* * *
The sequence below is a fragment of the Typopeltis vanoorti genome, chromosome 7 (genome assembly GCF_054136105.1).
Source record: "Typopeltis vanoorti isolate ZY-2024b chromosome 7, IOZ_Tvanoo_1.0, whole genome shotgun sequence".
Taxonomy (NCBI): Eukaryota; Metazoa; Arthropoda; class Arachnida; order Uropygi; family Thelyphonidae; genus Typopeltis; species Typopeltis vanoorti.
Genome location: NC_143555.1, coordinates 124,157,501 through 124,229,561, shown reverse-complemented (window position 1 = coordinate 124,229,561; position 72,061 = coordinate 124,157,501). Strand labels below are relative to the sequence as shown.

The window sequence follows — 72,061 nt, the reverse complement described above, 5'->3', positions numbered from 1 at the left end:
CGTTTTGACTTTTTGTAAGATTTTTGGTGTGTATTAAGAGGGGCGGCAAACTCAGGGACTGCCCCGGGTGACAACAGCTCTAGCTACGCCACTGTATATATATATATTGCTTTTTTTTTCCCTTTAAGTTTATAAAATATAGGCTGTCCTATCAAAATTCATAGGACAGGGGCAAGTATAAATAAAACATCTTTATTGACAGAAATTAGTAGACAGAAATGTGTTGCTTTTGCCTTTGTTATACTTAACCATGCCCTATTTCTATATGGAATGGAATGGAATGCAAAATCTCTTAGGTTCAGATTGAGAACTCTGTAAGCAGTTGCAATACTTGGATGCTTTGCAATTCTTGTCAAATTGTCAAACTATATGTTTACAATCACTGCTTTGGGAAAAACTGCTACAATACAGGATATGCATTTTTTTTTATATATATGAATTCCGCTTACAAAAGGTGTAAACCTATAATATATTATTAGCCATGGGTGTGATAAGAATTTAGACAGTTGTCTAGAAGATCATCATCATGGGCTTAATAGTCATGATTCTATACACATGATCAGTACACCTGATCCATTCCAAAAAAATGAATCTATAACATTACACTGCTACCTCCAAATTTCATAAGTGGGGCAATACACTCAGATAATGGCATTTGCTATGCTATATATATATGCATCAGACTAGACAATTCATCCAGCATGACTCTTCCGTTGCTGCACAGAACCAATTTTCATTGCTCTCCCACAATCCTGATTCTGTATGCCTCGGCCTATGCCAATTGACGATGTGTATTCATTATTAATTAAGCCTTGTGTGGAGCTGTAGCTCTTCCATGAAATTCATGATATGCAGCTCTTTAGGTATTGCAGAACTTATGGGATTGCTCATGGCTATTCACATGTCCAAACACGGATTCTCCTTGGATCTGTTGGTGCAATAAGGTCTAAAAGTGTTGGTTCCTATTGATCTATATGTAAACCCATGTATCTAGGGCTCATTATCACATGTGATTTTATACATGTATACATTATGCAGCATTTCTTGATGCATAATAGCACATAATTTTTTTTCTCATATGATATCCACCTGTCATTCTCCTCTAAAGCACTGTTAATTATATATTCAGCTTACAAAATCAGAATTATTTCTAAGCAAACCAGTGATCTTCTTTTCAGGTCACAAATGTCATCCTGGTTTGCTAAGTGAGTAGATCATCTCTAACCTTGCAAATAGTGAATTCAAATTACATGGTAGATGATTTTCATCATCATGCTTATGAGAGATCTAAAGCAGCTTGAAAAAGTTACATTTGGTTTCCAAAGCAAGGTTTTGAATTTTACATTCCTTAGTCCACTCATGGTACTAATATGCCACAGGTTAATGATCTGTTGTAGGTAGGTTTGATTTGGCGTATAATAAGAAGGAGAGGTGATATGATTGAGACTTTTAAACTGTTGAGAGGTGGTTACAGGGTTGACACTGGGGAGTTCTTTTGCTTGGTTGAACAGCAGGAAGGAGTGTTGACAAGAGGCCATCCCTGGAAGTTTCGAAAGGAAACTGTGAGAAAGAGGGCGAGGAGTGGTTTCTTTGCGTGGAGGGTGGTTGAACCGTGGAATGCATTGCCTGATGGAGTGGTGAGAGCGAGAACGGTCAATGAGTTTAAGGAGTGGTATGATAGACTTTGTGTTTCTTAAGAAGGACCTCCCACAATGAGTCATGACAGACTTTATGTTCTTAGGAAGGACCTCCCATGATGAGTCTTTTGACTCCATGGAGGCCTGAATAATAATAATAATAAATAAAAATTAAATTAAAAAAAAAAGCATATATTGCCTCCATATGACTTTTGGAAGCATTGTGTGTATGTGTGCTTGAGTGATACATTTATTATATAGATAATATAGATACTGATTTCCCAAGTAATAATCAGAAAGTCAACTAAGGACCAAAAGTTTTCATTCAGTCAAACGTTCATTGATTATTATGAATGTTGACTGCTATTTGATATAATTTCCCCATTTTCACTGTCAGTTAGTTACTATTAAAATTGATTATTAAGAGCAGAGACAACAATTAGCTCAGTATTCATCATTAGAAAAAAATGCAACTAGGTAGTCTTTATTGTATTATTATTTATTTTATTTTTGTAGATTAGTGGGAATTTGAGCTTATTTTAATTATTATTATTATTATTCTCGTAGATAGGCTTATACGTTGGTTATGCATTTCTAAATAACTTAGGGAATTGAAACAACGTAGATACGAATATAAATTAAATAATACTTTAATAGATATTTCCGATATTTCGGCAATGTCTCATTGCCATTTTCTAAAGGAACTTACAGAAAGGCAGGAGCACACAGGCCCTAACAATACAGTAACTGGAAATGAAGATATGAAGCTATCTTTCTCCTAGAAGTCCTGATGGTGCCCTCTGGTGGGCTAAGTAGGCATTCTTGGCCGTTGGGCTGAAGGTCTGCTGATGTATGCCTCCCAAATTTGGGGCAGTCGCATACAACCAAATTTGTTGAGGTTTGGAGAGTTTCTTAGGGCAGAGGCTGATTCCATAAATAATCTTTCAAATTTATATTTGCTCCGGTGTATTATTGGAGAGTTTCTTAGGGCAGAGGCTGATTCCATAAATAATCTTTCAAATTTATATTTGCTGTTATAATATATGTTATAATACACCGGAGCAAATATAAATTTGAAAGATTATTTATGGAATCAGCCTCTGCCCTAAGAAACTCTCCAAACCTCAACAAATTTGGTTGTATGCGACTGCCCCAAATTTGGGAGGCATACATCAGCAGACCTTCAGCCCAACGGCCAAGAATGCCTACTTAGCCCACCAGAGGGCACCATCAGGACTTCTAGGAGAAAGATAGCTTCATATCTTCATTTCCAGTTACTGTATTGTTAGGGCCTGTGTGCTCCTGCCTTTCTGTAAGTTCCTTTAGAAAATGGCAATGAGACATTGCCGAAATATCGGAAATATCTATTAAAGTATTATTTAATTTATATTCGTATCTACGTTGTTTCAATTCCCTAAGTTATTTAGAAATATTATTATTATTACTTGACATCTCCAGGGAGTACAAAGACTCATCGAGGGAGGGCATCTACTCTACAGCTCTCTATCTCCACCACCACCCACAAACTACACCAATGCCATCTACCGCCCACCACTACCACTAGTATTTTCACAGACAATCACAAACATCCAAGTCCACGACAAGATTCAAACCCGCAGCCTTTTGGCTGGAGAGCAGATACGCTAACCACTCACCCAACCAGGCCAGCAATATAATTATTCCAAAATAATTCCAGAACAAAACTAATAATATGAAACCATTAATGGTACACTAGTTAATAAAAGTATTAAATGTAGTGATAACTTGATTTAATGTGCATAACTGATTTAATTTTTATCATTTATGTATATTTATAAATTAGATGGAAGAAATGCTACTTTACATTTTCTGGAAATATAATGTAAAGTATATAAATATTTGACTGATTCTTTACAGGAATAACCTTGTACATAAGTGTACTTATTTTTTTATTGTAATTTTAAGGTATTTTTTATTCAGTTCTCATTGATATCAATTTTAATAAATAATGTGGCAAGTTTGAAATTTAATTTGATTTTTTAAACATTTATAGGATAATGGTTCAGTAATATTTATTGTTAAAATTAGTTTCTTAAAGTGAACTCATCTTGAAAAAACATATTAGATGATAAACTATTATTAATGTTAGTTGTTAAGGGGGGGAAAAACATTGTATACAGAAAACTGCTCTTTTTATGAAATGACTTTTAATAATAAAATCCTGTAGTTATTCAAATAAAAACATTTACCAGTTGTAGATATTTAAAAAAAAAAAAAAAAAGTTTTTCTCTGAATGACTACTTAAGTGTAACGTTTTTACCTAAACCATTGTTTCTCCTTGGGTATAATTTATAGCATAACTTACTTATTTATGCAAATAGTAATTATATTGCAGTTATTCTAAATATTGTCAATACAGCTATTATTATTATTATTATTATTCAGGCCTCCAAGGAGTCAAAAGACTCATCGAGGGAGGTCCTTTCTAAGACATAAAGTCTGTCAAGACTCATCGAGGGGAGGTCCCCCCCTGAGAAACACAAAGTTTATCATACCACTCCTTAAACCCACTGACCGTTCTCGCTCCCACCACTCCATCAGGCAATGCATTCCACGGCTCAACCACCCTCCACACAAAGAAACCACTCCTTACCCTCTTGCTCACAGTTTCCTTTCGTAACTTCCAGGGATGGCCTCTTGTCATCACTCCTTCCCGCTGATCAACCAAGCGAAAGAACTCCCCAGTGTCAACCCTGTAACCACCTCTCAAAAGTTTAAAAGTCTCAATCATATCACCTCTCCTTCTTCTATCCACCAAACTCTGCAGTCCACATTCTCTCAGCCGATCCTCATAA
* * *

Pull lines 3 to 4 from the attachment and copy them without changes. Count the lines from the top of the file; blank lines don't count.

Taxonomy (NCBI): Eukaryota; Metazoa; Arthropoda; class Arachnida; order Uropygi; family Thelyphonidae; genus Typopeltis; species Typopeltis vanoorti.
Genome location: NC_143555.1, coordinates 124,157,501 through 124,229,561, shown reverse-complemented (window position 1 = coordinate 124,229,561; position 72,061 = coordinate 124,157,501). Strand labels below are relative to the sequence as shown.